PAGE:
The first route
starts at the old central square of Medan, the Lapangan Merdeka (Independence square), in former times called Esplanade. Along this square are the central buildings of the town, some of them originating from colonial times like the Lonsum building of the British Harrisons & Crosfield company, in former days called the Julianagebouw, build in 1911, the offices of the Netherlands Indian Trading Bank and the Netherlands Trading Company build in the 1920s, the old town hall from 1908, the office of the Bank Indonesia, dating back to 1907, Hotel Dharma Deli (hotel De Boer) build in 1898 and the postoffice from 1911.
The second route
The second route
goes through different ethnic quarters of Medan, first through the Chinese quarter where you can still see remnants of traditional Chinese shophouses. Further on do you pass by examples of the Amsterdam School of Architecture like the Catholic Church and the swimmingpool. The second part of this route goes via the so called Sultans-kampong, the grounds of the Sultan of Deli. Here we pass by the beautiful Grand Mosque from 1906 and the Maimoon Palace from 1889, both build by Dutch architects. From the Sultanskampong we drive through the oldest street of Medan, the Kesawan, with many remnants of days gone by like the AVROS and Varekamp buildings, Tip Top restaurant, the Tjong A Fie mansion, the Stork building and the former department store of Seng Hap. This route ends in the central square.
The third route
leads along the former impressive headoffice of the Deli tobacco Company followed by the oldest hospital of Medan, dating back to the 1880s and some former houses of employees of the Deli Railroad Company in the so called Serdang quarter. Here we also pass by the beautiful former headoffice of the Deli Railroad Company build in 1917.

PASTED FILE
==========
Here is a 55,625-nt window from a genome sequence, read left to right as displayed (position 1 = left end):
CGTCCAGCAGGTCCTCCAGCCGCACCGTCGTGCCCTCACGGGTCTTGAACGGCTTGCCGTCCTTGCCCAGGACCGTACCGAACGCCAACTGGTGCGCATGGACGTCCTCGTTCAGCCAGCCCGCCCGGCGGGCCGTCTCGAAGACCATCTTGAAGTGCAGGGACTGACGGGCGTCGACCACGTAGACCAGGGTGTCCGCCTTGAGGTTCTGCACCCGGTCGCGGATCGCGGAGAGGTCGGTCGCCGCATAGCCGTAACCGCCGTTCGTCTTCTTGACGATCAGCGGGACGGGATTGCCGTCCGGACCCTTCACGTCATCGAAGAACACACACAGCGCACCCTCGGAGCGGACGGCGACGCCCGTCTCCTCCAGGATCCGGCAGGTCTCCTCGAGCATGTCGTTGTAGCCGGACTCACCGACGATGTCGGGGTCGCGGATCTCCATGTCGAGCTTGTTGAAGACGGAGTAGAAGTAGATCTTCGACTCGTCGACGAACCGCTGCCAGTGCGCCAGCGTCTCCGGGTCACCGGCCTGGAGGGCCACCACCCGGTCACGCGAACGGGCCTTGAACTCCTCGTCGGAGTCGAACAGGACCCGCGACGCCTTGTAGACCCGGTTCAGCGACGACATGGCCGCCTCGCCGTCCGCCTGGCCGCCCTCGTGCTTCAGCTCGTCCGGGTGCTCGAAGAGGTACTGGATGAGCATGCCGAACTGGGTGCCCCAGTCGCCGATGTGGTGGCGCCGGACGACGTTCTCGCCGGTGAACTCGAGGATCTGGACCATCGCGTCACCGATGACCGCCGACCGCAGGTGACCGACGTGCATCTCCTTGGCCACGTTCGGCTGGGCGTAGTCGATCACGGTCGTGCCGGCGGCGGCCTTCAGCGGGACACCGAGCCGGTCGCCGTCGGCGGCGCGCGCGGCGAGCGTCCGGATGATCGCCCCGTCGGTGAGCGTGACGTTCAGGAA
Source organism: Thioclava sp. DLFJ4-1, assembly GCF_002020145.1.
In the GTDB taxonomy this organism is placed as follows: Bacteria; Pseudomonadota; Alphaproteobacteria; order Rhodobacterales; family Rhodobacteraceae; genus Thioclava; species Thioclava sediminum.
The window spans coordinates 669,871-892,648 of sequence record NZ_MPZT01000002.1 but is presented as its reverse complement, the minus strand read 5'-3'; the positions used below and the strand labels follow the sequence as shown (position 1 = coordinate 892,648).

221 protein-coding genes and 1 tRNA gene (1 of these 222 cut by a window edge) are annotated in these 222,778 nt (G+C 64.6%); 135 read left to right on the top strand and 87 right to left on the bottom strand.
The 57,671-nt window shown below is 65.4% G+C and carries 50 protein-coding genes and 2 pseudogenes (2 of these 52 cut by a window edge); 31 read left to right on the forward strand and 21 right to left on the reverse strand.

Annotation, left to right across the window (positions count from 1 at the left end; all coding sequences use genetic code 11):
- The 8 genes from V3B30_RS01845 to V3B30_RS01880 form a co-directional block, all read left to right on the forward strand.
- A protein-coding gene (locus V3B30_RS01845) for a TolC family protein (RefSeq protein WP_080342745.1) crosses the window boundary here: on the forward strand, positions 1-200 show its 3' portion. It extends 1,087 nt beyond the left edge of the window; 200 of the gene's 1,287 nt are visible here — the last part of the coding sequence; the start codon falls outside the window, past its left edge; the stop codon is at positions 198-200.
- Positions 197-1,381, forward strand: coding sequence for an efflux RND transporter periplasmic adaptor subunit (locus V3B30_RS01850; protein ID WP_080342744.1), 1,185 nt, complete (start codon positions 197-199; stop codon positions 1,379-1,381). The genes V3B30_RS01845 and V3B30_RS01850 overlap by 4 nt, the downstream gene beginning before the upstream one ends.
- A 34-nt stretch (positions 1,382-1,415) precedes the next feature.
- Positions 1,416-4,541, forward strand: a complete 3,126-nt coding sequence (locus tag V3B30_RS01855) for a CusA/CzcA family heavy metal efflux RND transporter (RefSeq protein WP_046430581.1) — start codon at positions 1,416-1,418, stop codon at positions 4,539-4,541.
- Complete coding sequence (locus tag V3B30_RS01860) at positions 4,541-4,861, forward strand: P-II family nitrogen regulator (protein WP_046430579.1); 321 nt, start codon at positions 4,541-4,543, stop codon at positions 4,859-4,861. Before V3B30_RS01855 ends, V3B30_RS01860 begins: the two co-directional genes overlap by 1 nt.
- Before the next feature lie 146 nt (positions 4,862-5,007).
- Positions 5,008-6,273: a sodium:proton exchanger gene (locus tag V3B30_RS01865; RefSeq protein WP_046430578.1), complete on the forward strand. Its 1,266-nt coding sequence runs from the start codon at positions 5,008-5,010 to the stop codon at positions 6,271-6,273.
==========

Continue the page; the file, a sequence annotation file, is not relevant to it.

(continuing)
The fourth and last route
starts again from the Esplanade whereafter we drive to the former European Polonia quarter with many beautiful villa’s. We pass by the military excercition fields where once Mata Hari lived, via the old court of justice and the former house of the Resident of East Sumatra build in 1898. Via fine examples of Amsterdam School Architecture like the Immanuel School from 1938 and the former research station for the tobacco in Jalan Diponegoro, we proceed to the Indian quarter where in former times the Indian population used to live. The Indian quarter is connected to the Medan Baru quarter via the Tjong Yong Hian bridge build in 1917. The tour continues via the residence of the Governor of North Sumatra (1939), the in Amsterdam School of Architecture style build Elisabeth Hospital (1930) and ends with the impressive office of the Amsterdam Trading Company finished in 1924.